• Please remember that I want both of you to be a part of my life. I count on my mom and dad to raise me, to teach me what is important, and to help me when I have problems.

***

Consider that when emotions are high, intelligence is low and many big decisions are made by parents in the heat of divorce which have a very big impact on the future well-being of the children involved in the divorce.

It is therefore advisable that parents be aware of the broad spectrum of possible fall-out from divorce and provide sufficient support for their children in coping with divorce.

***

Adèle Théron – Author, Change specialist, Family Mediator and Divorce Angel – has an 11 year career in helping people cope with change. She started off in the corporate world helping people adapt to new situations and experiences created by mergers, acquisitions and large software implementations. The change techniques she created have helped thousands of people in 18 global companies worldwide. When she herself experienced a divorce in 2009, she realised that no structured processes existed to help people cope with divorce and she used her change management techniques to develop a revolutionary systemized process called the naked divorce for healing from divorce within 21 steps. Adèle has worked with professional men, women and couples as a family mediator, divorce coach and divorce program trainer, helping people heal from break ups, separations and divorce. Today countless people depend on her process to help them heal from divorce. www.nakeddivorce.com

 

Naim Qureshi – Family and Collaborative solicitor – prides himself on being approachable and dealing with matters on a constructive and sensitive basis, seeking negotiated settlements whenever possible. In addition Naim is a qualified Collaborative lawyer and specialises in divorce and civil partnerships, property and financial disputes between partners, children disputes including national and international child abduction, cohabitation disputes between unmarried couples, injunctions, pre nuptial and pre civil partnership agreements.

Naim is a member of the Law Society’s Family Law Panel.  He has lectured and presented seminars on various family law subjects and has written articles and comments for legal journals and local and national press. Naim is also a freelance tutor at BPP Law School in London on the Family Law module of the Legal Practice Course and was Young Pro Bono Solicitor of the Year (South East region) in 2001.

*References

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Block, J., Block, J. H., & Gjerde, P. F. (1986). The personality of children prior to divorce: A prospective study. Child Development, 5 7, 827-840.

Chase-Lansdale, P., & Hetheringon, E. M. (in press). The impact of divorce on life-span development: Short- and long-term effects. In D. L. Featherman & R. M. Lerner (Eds.), Life-Span Development and Behavior, 10.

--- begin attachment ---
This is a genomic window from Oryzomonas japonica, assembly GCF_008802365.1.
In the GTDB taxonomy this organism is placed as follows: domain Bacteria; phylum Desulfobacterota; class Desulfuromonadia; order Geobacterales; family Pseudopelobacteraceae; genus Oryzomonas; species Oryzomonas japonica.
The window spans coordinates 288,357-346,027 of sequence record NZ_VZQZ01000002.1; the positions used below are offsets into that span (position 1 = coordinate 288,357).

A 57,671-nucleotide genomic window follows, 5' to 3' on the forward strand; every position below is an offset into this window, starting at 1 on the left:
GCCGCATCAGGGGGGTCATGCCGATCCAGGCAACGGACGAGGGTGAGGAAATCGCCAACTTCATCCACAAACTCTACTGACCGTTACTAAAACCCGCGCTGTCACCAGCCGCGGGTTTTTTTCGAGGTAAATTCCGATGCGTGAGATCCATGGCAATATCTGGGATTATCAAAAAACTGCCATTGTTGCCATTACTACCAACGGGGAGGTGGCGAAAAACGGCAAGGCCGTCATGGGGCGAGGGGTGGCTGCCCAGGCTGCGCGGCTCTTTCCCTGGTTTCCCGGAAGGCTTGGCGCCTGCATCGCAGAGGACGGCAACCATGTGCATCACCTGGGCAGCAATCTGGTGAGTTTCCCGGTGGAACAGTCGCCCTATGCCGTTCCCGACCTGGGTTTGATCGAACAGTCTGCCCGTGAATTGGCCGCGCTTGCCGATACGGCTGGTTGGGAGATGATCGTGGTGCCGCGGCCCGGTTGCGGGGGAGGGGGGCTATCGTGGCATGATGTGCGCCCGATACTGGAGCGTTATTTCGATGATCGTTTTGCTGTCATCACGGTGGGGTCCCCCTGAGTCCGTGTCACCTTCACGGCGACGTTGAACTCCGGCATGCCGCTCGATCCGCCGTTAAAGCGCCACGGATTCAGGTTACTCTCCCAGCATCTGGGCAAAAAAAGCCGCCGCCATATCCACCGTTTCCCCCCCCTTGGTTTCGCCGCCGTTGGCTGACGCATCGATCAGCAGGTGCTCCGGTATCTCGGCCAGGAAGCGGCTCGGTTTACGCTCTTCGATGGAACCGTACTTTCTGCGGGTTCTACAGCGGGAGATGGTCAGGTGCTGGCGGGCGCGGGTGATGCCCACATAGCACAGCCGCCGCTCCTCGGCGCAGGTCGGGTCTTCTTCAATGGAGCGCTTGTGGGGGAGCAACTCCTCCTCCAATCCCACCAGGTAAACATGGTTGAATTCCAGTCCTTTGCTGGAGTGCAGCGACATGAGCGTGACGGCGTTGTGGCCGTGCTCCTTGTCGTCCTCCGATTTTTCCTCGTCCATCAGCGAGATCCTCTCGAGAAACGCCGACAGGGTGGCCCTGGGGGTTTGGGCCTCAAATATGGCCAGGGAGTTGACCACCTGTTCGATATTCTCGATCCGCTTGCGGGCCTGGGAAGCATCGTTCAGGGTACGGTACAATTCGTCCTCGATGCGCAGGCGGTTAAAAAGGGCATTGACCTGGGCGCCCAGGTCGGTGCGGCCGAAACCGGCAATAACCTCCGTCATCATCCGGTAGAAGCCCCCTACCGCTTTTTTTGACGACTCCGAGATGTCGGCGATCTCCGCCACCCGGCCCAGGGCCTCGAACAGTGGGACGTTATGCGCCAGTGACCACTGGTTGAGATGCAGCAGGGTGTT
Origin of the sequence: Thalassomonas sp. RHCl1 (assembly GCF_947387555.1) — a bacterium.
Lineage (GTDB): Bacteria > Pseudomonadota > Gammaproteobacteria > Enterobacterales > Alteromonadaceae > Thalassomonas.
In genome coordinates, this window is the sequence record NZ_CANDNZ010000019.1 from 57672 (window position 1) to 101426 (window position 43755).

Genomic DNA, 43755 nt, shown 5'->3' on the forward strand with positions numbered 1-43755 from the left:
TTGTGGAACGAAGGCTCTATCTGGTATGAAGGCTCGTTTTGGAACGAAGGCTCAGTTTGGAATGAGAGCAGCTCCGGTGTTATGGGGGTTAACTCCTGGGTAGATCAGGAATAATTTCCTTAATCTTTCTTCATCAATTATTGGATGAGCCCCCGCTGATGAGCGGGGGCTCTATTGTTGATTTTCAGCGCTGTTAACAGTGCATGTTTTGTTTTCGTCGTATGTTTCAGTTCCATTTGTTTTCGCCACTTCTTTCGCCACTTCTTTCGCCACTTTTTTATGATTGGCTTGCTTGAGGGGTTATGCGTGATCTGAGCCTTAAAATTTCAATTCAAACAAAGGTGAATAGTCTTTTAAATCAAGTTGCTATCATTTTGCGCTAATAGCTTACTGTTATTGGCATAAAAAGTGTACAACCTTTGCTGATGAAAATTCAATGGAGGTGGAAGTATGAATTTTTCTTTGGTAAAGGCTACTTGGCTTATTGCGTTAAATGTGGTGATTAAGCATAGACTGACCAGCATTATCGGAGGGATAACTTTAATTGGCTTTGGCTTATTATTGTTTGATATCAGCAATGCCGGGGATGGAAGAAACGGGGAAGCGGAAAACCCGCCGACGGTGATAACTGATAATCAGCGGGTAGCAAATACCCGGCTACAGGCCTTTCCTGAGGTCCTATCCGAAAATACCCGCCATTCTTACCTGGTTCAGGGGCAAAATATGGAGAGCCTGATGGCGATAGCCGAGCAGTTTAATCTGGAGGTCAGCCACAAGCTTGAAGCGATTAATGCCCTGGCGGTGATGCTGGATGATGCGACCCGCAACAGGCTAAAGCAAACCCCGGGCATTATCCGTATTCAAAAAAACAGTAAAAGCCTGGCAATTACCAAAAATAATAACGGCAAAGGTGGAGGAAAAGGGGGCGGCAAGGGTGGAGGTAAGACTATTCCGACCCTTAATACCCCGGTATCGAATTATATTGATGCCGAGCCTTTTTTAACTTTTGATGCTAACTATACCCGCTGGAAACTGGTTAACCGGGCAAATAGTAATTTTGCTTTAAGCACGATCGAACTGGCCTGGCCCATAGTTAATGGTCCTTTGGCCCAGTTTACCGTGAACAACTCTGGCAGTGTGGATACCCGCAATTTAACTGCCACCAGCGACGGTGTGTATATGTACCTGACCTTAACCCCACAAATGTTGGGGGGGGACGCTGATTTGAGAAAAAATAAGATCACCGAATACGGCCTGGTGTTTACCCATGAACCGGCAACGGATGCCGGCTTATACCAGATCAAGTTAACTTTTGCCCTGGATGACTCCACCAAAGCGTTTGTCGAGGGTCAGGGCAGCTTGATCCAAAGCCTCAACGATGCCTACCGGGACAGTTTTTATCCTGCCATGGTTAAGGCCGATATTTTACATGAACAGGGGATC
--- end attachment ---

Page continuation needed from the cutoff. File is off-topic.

Emery, R. E. (1988). Marriage, divorce and children’s adjustment. Beverly Hills: Sage.

Furstenberg, F. E, Jr., Morgan, S. P., & Allison, P. D. (1987). Paternal participation and children’s well-being after marital dissolution. American Sociological Review, 52, 695-701.

Furstenberg, F. F, Jr., Nord, C. W., Peterson, J. L., & Zill, N. (1983). The life course of children of divorce: Marital disruption and parental conflict. American Sociological Review, 48, 656-668.

Hetherington, E. M., Cox, M., & Cox, R. (1978). The aftermath of divorce. In J. H. Stevens, Jr., & M. Matthews (Eds.), Mother-child, father-child relations (pp. 149-176). Washington, DC: National Association for the Education of Young Children.

Herzog, E., & Sudia, C. E. (1973). Children in fatherless families. In B. M. Caldwell & H. N. Ricciuti (Eds.), Child development and social policy(pp. 141-232). Chicago: University of Chicago Press.

Joreskog, K. G., & Sorbom, D. (1981). LISREL user’s guide. Chicago: International Educational Services.

Levitan, T. E. (1979). Children of divorce. Journal of Social Issues, 35, 1-25.

McCall, R. B., & Stocking, S. H. (1980). Research about the effects of divorce on families. Boys Town, NE: The Boys Town Center.

Price, S. J., & McKenry, P. C. (1988). Divorce. Beverly Hills, CA: Sage.

SAS Institute (1982). SAS user’s guide. Cary, NC: Author.

Wallerstein, J. S., & Kelly, J. B. (1980). Surviving the breakup: How children and parents cope with divorce. New ‘York: Basic Books.

Zaslow, M. J. (1987, September). Sex differences in children’s response to parental divorce. Paper presented at the Symposium on Sex Differences in Children’s Responses to Psychosocial Stress, Woods

Hole, MA. Zaslow, M. J., & Hayes, C. D. (1986). Sex differences in children’s response to psychosocial stress: Toward a cross-context analysis. In M. E. Lamb, A. Brown, & B. Rogoff (Eds.), Advances in developmental psychology (Vol. 4, pp. 285-337). Hillsdale, NJ: Erlbaum.


Names have been changed to protect the privacy of the people involved

 

1 comment

  1. Great Article. I hope that more parents will realize the impact of divorce on their children, particularly acrimonious divorce involving alientation of the other parent. Thanks for helping to raise the awareness.